Reproductive biology of the scalloped hammerhead shark Sphyrna lewini (Chondrichthyes: Sphyrnidae) off south-west Mexico

Published on 15 January 2011

Marcela Bejarano-Álvarez, Felipe Galván-Magaña and Rosa Isabel Ochoa-Báez


The scalloped hammerhead shark Sphyrna lewini is the most important species in the artisanal shark fishery in the Gulf of Tehuantepec, Mexico. Knowledge about the reproductive biology of this species in the area is nonexistent, despite its being listed worldwide as endangered by the IUCN. To determine the basic reproductive biology of this shark would give important data for management or conservation plans for this species in Mexico. Samples were collected of 991 hammerhead sharks (342 females and 649 males), including juveniles (45 to 160 cm TL) and adults (170 to 288 cm TL), from September 2004 to June 2006. The sex ratio was 1F: 2M. The scalloped hammerhead was present year round in the study area with the greatest catch from May to July, the season when pregnant females were present. The females reached sexual maturity at 220 cm TL based on characteristics and measurements of reproductive organs. A histological analysis showed that testes in males are a diametric type and have compound spermatozeugmata in the seminal vesicles, indicating sexual maturity in males at 180 cm TL. We recorded 40 pregnant females, with 14 to 40 embryos per female. The births occurred in July and August with an embryo size of between 41 and 51 cm TL. The presence of neonates, juveniles, and pregnant females with embryos in an advanced development condition suggest that the coastal waters off Oaxaca are an important nursery area for the scalloped hammerhead shark.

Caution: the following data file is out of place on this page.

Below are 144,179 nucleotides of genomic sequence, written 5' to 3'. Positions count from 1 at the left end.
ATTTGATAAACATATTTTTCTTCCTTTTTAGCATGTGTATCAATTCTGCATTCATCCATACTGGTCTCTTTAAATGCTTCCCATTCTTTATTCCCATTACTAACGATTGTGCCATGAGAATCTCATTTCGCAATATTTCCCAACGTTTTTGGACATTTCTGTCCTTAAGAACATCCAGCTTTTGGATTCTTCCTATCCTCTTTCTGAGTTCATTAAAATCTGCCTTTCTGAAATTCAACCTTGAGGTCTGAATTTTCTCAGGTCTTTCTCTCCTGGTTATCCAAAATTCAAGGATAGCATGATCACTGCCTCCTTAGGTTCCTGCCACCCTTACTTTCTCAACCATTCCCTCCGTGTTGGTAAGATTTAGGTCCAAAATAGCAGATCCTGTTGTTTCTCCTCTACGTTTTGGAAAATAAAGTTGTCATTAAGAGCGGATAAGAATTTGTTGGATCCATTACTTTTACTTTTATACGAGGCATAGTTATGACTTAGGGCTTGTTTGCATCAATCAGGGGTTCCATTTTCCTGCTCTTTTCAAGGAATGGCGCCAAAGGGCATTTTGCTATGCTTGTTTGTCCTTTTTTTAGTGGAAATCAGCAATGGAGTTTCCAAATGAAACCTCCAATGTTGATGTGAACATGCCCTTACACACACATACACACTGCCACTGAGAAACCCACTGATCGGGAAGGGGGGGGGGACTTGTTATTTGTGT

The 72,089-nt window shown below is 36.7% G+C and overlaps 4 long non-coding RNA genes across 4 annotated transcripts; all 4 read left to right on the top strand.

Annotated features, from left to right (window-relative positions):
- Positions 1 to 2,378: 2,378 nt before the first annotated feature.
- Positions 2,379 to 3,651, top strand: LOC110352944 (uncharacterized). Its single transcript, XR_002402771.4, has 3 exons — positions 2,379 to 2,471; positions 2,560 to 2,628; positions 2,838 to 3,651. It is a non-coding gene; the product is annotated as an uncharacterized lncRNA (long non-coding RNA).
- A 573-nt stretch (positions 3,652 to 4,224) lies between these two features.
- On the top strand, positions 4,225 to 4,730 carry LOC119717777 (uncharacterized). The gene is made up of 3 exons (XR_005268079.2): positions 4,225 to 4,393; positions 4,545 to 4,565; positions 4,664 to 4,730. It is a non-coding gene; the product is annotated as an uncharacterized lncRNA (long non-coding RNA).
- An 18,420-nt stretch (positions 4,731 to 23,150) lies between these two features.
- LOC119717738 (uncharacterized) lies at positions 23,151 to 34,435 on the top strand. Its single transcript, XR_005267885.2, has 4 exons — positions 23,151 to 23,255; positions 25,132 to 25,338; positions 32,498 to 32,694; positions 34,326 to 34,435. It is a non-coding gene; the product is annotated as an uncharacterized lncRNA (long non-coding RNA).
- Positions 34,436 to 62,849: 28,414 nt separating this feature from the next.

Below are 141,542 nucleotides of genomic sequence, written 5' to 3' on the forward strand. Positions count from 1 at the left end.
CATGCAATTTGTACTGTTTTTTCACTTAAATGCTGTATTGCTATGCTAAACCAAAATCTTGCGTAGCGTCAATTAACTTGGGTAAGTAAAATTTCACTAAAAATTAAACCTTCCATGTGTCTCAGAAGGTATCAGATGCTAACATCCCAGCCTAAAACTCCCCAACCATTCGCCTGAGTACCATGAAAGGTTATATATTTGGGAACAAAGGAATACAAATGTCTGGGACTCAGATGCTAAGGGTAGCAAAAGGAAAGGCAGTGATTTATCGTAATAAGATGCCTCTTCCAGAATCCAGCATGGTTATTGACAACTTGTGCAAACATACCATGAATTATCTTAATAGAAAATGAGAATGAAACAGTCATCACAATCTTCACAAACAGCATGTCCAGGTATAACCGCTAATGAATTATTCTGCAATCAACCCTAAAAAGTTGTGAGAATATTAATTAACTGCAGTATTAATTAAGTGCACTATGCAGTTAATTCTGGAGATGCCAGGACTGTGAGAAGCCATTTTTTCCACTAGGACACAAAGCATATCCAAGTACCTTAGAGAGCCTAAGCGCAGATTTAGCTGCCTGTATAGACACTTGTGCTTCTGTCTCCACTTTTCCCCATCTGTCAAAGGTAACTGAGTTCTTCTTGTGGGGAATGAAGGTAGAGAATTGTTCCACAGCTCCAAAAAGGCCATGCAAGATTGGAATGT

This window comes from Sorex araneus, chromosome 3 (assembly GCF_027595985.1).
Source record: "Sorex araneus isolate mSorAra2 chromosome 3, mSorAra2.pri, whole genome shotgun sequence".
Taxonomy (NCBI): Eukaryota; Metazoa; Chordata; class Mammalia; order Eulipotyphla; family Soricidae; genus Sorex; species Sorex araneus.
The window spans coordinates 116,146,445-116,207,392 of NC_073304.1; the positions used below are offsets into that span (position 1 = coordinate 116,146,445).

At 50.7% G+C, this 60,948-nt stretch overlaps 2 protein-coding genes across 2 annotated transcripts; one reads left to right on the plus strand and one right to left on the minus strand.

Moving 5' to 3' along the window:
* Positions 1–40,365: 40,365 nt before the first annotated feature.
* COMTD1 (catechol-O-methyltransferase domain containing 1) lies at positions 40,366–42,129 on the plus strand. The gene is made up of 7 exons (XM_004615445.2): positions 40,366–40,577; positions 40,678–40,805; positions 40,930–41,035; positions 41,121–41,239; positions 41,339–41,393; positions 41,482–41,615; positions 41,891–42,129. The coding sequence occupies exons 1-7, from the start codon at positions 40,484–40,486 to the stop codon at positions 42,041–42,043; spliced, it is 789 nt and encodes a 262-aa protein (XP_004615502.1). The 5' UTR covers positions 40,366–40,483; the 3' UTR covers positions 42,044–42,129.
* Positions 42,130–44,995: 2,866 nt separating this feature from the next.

aqua International Journal Volume 17, Issue 1



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